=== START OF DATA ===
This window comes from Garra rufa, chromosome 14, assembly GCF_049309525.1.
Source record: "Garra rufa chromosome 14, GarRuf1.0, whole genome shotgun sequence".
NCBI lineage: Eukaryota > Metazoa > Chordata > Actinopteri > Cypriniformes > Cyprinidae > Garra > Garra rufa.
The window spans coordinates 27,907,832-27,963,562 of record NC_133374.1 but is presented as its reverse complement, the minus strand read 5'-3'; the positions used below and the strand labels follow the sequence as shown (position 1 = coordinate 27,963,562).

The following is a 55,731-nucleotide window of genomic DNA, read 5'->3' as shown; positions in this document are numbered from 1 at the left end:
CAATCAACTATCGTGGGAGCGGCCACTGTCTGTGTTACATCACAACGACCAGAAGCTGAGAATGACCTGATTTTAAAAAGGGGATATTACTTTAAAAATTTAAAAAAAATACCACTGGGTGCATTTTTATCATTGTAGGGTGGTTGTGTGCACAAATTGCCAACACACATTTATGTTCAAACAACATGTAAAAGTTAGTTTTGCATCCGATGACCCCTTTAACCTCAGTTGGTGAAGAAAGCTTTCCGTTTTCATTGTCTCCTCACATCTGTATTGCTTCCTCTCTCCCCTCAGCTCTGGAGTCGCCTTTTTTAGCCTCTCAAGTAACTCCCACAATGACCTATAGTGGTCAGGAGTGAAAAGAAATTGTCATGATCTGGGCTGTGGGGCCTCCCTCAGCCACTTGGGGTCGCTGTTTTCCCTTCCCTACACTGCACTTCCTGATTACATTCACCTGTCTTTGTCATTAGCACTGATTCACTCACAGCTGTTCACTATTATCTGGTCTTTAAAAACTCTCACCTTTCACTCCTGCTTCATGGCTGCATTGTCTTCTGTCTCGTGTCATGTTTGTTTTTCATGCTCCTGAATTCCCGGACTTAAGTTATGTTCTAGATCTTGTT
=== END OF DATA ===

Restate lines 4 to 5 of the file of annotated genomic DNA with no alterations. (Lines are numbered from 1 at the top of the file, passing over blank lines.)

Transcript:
The window spans coordinates 27,907,832-27,963,562 of record NC_133374.1 but is presented as its reverse complement, the minus strand read 5'-3'; the positions used below and the strand labels follow the sequence as shown (position 1 = coordinate 27,963,562).

The following is a 55,731-nucleotide window of genomic DNA, read 5'->3' as shown; positions in this document are numbered from 1 at the left end: